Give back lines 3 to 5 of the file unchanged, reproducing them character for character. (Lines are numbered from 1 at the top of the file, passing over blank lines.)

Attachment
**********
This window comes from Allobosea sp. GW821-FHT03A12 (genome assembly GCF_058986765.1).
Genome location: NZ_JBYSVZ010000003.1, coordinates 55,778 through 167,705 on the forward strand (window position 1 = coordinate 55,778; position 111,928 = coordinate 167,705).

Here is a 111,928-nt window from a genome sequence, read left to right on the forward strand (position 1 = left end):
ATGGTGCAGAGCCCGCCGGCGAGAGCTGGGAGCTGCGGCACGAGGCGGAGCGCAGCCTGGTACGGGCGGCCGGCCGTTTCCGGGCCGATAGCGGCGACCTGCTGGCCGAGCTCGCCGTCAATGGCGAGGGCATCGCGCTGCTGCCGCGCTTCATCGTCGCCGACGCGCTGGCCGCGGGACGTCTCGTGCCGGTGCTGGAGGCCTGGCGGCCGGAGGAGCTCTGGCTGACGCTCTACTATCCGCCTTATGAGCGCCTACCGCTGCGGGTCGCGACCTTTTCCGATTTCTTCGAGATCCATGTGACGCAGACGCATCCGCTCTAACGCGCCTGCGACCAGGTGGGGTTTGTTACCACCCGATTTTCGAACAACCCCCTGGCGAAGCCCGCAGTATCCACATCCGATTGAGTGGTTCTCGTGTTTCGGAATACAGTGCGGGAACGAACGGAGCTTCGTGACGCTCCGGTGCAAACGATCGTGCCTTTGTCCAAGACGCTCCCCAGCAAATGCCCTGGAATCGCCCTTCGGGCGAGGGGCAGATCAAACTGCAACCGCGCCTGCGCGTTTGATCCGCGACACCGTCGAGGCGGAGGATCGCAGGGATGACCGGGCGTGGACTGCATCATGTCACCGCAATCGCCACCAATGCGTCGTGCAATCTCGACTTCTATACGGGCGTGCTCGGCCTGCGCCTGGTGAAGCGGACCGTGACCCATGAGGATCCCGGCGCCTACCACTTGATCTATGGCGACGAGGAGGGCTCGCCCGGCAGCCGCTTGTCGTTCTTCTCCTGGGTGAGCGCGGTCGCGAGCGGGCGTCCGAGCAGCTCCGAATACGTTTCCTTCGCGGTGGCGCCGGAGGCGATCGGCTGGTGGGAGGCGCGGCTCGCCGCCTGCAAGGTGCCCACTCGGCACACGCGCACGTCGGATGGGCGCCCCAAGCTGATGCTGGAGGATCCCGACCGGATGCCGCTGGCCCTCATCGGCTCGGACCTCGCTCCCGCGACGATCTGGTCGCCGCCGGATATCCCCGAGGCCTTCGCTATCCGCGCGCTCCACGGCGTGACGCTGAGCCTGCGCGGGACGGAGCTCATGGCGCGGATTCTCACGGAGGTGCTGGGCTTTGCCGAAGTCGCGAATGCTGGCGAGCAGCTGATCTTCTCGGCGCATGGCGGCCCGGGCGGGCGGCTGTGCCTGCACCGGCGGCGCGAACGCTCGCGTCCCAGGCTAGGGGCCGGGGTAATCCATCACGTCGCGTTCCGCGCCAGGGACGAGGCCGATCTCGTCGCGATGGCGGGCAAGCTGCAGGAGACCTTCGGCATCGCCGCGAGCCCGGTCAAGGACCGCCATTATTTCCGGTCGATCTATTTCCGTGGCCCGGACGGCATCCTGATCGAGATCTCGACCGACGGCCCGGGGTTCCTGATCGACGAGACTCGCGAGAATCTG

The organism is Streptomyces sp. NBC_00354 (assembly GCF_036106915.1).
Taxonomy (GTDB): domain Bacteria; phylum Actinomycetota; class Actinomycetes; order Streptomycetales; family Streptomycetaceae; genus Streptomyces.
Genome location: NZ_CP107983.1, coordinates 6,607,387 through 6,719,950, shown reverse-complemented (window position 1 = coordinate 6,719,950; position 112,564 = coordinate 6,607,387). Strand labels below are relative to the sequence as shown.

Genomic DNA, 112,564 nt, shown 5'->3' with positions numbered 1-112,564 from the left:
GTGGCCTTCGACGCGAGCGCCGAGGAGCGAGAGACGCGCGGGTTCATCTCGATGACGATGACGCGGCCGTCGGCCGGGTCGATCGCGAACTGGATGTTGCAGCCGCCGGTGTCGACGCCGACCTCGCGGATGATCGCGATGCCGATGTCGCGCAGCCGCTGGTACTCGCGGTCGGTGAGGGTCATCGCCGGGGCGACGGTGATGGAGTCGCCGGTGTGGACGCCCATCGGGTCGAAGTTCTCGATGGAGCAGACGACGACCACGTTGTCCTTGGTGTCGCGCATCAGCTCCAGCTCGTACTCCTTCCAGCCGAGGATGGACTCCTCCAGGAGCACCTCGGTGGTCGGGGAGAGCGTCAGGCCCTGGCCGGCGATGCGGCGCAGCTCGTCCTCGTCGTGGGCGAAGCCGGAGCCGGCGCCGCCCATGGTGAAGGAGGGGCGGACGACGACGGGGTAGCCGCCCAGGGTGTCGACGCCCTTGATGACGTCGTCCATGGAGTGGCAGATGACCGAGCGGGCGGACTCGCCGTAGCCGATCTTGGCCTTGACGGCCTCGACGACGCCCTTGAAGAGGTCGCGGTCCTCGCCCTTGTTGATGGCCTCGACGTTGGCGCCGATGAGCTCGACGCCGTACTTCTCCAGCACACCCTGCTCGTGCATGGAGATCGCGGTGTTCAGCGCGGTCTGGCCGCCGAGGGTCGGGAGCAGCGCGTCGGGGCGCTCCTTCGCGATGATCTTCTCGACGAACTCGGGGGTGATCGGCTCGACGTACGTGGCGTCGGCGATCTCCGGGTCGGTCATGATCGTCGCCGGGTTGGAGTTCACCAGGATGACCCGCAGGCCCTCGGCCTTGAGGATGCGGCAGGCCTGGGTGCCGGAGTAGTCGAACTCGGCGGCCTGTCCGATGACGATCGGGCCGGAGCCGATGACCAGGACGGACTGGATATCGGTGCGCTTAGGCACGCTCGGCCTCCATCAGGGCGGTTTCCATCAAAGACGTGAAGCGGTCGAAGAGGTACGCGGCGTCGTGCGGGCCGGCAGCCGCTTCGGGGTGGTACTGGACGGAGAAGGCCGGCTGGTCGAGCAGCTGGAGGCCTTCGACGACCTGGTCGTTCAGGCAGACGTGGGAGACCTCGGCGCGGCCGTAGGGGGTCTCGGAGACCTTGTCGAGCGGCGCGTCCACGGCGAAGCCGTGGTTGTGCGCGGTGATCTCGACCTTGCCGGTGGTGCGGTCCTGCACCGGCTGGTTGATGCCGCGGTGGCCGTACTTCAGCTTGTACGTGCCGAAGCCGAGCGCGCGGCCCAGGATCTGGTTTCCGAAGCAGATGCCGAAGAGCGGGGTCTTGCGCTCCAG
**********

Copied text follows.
Here is a 111,928-nt window from a genome sequence, read left to right on the forward strand (position 1 = left end):
ATGGTGCAGAGCCCGCCGGCGAGAGCTGGGAGCTGCGGCACGAGGCGGAGCGCAGCCTGGTACGGGCGGCCGGCCGTTTCCGGGCCGATAGCGGCGACCTGCTGGCCGAGCTCGCCGTCAATGGCGAGGGCATCGCGCTGCTGCCGCGCTTCATCGTCGCCGACGCGCTGGCCGCGGGACGTCTCGTGCCGGTGCTGGAGGCCTGGCGGCCGGAGGAGCTCTGGCTGACGCTCTACTATCCGCCTTATGAGCGCCTACCGCTGCGGGTCGCGACCTTTTCCGATTTCTTCGAGATCCATGTGACGCAGACGCATCCGCTCTAACGCGCCTGCGACCAGGTGGGGTTTGTTACCACCCGATTTTCGAACAACCCCCTGGCGAAGCCCGCAGTATCCACATCCGATTGAGTGGTTCTCGTGTTTCGGAATACAGTGCGGGAACGAACGGAGCTTCGTGACGCTCCGGTGCAAACGATCGTGCCTTTGTCCAAGACGCTCCCCAGCAAATGCCCTGGAATCGCCCTTCGGGCGAGGGGCAGATCAAACTGCAACCGCGCCTGCGCGTTTGATCCGCGACACCGTCGAGGCGGAGGATCGCAGGGATGACCGGGCGTGGACTGCATCATGTCACCGCAATCGCCACCAATGCGTCGTGCAATCTCGACTTCTATACGGGCGTGCTCGGCCTGCGCCTGGTGAAGCGGACCGTGACCCATGAGGATCCCGGCGCCTACCACTTGATCTATGGCGACGAGGAGGGCTCGCCCGGCAGCCGCTTGTCGTTCTTCTCCTGGGTGAGCGCGGTCGCGAGCGGGCGTCCGAGCAGCTCCGAATACGTTTCCTTCGCGGTGGCGCCGGAGGCGATCGGCTGGTGGGAGGCGCGGCTCGCCGCCTGCAAGGTGCCCACTCGGCACACGCGCACGTCGGATGGGCGCCCCAAGCTGATGCTGGAGGATCCCGACCGGATGCCGCTGGCCCTCATCGGCTCGGACCTCGCTCCCGCGACGATCTGGTCGCCGCCGGATATCCCCGAGGCCTTCGCTATCCGCGCGCTCCACGGCGTGACGCTGAGCCTGCGCGGGACGGAGCTCATGGCGCGGATTCTCACGGAGGTGCTGGGCTTTGCCGAAGTCGCGAATGCTGGCGAGCAGCTGATCTTCTCGGCGCATGGCGGCCCGGGCGGGCGGCTGTGCCTGCACCGGCGGCGCGAACGCTCGCGTCCCAGGCTAGGGGCCGGGGTAATCCATCACGTCGCGTTCCGCGCCAGGGACGAGGCCGATCTCGTCGCGATGGCGGGCAAGCTGCAGGAGACCTTCGGCATCGCCGCGAGCCCGGTCAAGGACCGCCATTATTTCCGGTCGATCTATTTCCGTGGCCCGGACGGCATCCTGATCGAGATCTCGACCGACGGCCCGGGGTTCCTGATCGACGAGACTCGCGAGAATCTG

The organism is Streptomyces sp. NBC_00354 (assembly GCF_036106915.1).